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Stress is Good: embracing stress, not fighting it

May 29, 2018 Leave a comment

Stress-can-actually-be-good-for-me-YAY-300x300We talk a lot about stress as something negative, something to be avoided.  Students tell me all the time how “stressed” they are as if it is something entirely negative.  The reality is that often stress is an appropriate response to a situation.  A student should feel stress, particularly when going into an exam.  If you do not have stress, I would be even more concerned.

Stress tends to have the impact that you expect it to have.  If you believe your stress is harmful it is more likely to be harmful and if you believe your stress is a resource we can use it to activate the energy and focus we need to overcome challenges.

Stress is not something that happens to us, instead, think of it as something that happens within us.  It is a subtle distinction, but if we think of it as something internal rather than external being forced upon us, we feel a greater sense of control and ownership over how we use it.   Dr. Kelly McGonigal, an expert in the field of “science help,” recommends that we do not attempt to directly fight the physiological responses that we have to stress, but instead subtly reframe it in a way that is positive.  Thus, instead of trying to calm ourselves down, we should see the surge of adrenaline, energy, etc that often comes with a stressful situation as an indication of excitement.  Indeed, at times of stress, our bodies and minds are in a state of excitement.  While it may feel unreasonable to convince yourself in those moments to be calm, it is not unreasonable to convince yourself to view your emotional and physiological response as excitement.

Further, it is important to remind ourselves that stress is fundamentally linked with what we care about and what we value.  If we view the stress we encounter in each day as a part of eudaimonic well-being, then we will be have the courage and resilience to grow from stress and realise its critical role in self-realization.  (Eudaimonic wellbeing is an alternative to hedonic happiness; it focusses more on human flourishing including self-realization, values, and purpose and less on the pursuit of pleasure that is associated more with hedonism.)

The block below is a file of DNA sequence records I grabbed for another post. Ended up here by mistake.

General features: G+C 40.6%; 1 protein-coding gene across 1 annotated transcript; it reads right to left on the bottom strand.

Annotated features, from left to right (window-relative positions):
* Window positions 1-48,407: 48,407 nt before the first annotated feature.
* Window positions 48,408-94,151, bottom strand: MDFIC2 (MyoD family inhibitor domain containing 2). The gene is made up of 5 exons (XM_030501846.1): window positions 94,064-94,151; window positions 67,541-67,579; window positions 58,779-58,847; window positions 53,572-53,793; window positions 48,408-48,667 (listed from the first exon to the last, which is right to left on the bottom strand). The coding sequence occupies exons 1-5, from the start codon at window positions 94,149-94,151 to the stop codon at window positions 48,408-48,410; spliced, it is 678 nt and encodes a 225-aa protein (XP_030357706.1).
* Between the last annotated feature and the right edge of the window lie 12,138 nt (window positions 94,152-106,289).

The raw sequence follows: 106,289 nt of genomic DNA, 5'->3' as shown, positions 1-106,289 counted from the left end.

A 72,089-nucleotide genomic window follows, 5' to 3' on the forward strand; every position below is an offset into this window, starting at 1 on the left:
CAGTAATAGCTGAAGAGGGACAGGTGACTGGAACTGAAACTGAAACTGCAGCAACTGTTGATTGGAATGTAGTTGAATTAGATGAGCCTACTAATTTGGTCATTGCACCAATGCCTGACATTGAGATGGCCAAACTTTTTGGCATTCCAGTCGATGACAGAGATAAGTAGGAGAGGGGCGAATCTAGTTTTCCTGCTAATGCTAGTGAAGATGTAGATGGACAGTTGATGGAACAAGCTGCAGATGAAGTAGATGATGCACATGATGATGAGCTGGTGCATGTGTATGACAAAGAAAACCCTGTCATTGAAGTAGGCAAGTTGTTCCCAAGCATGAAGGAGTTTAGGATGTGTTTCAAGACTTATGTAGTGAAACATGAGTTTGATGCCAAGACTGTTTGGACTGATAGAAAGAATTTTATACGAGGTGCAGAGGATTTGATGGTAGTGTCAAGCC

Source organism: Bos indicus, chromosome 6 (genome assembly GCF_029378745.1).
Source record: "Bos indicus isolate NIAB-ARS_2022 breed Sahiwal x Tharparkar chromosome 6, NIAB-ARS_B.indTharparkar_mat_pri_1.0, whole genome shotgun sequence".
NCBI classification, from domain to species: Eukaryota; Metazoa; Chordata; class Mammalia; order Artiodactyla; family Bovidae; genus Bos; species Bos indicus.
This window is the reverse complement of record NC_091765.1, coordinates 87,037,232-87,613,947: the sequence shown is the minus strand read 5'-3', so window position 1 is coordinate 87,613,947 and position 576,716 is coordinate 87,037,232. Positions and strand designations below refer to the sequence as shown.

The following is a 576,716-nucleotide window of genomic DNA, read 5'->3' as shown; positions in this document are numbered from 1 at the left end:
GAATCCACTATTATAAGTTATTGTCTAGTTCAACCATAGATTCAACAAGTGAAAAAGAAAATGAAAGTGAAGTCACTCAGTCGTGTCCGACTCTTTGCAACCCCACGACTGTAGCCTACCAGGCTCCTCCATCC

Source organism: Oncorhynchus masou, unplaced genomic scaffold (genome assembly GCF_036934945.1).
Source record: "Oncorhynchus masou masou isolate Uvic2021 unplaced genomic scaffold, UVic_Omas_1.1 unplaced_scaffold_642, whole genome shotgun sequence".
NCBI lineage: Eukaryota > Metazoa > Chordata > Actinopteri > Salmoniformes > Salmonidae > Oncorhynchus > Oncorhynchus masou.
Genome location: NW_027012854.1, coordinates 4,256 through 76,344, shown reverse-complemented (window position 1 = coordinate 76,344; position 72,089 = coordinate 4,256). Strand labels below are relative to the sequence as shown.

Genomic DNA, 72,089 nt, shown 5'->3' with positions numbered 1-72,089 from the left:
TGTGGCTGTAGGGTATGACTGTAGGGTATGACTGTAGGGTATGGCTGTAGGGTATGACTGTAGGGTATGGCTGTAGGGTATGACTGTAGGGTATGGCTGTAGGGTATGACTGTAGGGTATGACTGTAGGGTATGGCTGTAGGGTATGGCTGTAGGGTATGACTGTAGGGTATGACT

We can use this perspective on a daily basis when dealing with the inevitable stress that is associated with doing a university degree.  By reframing our thoughts on stress and seeing stress as something we can harness and use to our advantage rather than something that is happening to us and is innately negative, we will be able to help alleviate some of the more destructive consequences that the negative view of stress has on our academic, physical and psychological well-being.

The reality is, stress is an essential part of a fulfilling and productive life.  If we had no stress, we would not have the pressure and motivation to get up and do anything.  Stress is what gets us going, it is what helps us be energetic and engaged at the right moments.  The goal should not be to eliminate stress, but to get better at interpreting stress as a productive tool.

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When your day is filled with clouds

March 21, 2018 Leave a comment

Clouds Background Cloud High Sky Air

Even when the sky is filled with clouds, the sun is still out and shining, you just can’t see it.  I remind myself of this when I am struggling to find the good in a day.  The truth is that nothing living can survive without rain, so even if we don’t like the clouds, we cannot thrive and grow without them.

With the flood of smiling faces and sunny vacations, the constant façade of perfect lives that we are presented with in people’s carefully curated Facebook feeds, we can feel as though the dull days of our lives are not the norm.  However, when I sit in my office across from students whose lives are filled with clouds and rain, when I connect with friends, who are burnt out, exhausted, struggling with parenting, feeling like they don’t get time to rest or relax, I realise that what we think is the norm is not at all.  What is normal is to struggle.

Well that sounds terrible!  And to be honest, some days it is.  But, if we can re-frame those struggles and also be sure to take the time to find the good in each day, it becomes much less depressing.  It allows us to not just live for those exciting days off in the distance where we know we have a vacation planned, or something special coming up.  It allows us to transform the day to day into something that feels more sustainable and even mildly enjoyable.

One of my favourite quotes about life was brought to my attention by Dr. Brene Brown, a phenomenal expert on vulnerability, courage, shame, and worthiness.